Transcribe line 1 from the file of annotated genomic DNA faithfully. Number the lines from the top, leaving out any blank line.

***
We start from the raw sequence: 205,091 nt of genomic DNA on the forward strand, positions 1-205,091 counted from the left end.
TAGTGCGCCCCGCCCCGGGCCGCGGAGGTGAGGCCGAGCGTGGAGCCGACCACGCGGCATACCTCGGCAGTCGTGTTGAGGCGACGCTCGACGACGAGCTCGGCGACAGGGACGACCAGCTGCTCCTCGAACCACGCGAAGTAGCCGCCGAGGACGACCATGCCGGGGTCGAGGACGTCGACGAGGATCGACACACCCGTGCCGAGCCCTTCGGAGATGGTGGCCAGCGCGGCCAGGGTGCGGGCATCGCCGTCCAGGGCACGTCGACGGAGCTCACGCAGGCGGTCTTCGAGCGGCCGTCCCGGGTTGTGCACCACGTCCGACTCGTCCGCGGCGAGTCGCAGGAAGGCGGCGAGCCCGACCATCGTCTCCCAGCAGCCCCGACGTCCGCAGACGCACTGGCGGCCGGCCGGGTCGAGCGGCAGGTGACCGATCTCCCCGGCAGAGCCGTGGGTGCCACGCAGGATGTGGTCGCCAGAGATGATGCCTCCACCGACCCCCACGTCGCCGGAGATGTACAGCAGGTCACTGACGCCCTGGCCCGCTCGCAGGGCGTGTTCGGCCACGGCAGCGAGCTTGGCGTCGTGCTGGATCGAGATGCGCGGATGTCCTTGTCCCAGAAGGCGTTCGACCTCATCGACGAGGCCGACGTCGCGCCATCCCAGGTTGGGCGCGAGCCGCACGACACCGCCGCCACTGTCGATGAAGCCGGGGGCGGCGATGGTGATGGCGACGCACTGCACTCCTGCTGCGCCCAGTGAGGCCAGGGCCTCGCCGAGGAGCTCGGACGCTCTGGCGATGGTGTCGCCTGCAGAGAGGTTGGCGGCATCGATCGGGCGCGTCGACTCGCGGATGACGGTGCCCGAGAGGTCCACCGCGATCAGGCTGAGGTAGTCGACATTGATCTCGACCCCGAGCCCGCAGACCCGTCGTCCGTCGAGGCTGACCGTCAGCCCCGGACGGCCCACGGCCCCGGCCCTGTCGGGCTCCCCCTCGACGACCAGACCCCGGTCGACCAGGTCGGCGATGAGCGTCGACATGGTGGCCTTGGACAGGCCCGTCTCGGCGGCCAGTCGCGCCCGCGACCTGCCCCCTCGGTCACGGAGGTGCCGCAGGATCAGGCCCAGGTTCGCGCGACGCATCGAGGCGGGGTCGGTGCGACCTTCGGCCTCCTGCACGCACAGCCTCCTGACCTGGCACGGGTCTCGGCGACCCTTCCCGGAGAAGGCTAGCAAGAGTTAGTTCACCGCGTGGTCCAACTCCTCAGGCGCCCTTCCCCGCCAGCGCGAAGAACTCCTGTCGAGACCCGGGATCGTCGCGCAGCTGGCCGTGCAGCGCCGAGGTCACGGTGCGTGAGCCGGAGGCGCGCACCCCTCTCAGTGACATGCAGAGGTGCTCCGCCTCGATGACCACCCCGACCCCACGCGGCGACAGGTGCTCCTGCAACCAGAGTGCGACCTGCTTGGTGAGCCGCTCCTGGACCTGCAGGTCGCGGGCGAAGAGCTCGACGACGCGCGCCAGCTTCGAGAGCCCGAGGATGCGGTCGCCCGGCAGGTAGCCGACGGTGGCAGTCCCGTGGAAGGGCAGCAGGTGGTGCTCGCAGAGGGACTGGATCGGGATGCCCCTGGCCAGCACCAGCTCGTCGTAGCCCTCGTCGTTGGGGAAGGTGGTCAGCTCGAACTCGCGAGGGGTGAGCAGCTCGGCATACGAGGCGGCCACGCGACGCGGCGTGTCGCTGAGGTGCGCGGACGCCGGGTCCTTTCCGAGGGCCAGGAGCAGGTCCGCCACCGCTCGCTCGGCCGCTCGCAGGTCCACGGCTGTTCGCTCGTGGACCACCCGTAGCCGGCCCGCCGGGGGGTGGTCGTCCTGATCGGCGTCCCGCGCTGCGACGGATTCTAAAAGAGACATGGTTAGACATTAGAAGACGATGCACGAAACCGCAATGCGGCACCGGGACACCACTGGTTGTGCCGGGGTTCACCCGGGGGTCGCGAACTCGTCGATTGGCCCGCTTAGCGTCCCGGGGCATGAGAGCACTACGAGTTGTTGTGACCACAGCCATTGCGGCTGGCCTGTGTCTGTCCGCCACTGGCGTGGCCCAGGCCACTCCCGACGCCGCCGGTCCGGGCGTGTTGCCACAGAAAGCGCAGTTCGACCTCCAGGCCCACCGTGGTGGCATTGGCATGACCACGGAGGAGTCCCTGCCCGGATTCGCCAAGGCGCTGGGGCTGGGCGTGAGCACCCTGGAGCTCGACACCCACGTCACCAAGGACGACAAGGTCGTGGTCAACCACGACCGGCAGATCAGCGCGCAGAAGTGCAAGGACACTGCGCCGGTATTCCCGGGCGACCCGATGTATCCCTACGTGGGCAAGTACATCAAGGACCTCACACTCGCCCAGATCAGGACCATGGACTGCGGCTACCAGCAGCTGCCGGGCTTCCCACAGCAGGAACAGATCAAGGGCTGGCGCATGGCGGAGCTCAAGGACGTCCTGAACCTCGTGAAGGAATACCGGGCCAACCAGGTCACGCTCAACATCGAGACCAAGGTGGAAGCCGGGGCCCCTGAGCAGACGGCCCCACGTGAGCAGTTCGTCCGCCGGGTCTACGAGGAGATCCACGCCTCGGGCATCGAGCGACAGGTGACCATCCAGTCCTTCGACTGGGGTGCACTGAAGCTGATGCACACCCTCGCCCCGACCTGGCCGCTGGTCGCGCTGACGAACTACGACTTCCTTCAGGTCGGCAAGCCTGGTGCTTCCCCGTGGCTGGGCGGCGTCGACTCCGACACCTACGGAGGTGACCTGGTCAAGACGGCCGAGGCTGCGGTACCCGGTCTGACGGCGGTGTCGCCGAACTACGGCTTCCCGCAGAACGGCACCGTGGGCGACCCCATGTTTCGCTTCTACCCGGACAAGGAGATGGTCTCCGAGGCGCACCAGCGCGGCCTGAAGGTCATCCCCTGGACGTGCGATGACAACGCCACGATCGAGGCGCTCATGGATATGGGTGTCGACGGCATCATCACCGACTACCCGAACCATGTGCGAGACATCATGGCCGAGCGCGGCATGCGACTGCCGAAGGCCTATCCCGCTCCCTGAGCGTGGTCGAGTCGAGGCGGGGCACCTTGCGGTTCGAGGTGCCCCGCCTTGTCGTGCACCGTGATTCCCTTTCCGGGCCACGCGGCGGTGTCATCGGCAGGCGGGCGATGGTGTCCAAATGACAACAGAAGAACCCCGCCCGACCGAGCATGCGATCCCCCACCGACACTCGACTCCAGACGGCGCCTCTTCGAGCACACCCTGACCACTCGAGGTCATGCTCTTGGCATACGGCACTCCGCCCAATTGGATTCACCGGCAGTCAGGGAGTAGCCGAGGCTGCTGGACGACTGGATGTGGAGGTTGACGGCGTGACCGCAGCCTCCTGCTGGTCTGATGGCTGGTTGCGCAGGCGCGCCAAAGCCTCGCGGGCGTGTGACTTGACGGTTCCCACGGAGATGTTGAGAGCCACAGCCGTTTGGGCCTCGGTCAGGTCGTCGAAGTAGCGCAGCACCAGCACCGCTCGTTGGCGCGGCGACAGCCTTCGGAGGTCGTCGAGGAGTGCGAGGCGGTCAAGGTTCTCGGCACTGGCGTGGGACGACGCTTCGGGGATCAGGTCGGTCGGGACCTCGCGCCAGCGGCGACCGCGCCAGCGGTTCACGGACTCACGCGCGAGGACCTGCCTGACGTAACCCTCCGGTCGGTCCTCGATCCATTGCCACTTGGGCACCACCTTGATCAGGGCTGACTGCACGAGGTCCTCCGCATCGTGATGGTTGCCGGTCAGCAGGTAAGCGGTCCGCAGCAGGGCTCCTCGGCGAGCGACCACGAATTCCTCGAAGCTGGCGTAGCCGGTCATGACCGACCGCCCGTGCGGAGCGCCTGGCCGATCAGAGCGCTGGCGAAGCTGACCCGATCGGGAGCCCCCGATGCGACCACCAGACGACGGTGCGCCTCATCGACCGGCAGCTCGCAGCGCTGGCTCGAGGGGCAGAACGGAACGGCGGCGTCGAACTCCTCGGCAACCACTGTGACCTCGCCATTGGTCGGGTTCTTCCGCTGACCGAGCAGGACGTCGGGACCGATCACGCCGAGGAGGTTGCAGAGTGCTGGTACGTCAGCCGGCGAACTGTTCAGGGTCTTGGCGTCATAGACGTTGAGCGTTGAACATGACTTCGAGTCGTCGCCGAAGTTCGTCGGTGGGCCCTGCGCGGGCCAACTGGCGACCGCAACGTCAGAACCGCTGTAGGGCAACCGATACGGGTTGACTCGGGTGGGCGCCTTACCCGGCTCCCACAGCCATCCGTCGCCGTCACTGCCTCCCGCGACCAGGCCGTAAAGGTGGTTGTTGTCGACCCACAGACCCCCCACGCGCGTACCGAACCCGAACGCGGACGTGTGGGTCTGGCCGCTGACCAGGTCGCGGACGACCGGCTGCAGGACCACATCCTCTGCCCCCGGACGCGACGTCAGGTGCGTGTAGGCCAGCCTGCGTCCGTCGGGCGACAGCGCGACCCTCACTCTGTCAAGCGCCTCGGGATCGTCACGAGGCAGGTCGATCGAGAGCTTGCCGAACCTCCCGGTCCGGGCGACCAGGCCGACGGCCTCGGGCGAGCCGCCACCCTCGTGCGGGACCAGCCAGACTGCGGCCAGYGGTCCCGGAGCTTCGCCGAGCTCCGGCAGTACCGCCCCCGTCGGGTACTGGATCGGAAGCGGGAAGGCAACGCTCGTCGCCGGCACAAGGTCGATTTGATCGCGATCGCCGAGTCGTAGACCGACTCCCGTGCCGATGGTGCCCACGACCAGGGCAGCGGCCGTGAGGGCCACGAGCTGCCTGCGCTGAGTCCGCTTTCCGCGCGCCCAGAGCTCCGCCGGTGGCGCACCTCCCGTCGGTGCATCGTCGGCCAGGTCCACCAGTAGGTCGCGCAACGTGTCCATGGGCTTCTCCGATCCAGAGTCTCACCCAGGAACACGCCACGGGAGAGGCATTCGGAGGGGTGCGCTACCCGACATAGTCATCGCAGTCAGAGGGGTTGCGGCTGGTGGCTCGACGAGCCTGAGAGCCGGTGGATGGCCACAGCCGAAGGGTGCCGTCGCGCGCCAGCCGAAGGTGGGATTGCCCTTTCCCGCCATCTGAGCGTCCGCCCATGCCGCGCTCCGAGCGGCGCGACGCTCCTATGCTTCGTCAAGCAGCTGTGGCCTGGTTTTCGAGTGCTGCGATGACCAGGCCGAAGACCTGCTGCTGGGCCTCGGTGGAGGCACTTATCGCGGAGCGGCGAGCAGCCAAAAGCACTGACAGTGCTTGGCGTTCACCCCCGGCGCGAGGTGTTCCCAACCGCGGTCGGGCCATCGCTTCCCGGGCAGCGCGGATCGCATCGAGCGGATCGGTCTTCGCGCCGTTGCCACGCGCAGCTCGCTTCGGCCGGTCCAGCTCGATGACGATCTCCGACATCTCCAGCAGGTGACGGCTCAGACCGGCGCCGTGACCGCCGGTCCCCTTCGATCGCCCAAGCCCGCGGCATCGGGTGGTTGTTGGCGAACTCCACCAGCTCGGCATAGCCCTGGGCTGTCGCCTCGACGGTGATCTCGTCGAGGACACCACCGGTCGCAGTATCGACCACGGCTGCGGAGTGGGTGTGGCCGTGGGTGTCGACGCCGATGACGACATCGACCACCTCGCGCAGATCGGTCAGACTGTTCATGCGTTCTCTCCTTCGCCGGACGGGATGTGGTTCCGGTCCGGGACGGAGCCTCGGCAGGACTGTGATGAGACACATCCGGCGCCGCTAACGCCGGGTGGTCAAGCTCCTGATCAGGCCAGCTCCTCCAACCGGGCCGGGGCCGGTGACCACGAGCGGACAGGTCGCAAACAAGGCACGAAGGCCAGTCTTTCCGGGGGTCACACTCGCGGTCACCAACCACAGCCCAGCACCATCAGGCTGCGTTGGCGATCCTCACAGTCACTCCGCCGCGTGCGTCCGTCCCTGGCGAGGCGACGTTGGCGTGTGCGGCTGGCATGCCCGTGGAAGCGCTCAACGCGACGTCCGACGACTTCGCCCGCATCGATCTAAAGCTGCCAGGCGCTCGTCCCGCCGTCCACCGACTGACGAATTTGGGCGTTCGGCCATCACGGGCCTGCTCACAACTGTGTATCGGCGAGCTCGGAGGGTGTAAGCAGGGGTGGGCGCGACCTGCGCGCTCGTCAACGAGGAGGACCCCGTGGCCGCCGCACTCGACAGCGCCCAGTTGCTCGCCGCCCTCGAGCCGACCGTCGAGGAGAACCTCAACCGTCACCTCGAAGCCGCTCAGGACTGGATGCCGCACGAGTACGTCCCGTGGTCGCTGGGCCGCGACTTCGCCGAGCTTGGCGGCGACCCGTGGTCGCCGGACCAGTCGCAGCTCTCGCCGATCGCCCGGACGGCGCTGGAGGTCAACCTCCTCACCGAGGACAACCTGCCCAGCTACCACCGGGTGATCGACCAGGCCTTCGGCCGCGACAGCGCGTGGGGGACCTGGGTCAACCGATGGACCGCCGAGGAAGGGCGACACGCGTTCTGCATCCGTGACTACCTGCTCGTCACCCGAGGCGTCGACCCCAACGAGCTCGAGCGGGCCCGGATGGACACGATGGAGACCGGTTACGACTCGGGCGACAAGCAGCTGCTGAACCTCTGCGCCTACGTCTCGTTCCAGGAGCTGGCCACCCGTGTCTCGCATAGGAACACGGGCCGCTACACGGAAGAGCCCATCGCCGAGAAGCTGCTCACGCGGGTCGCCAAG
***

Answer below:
We start from the raw sequence: 205,091 nt of genomic DNA on the forward strand, positions 1-205,091 counted from the left end.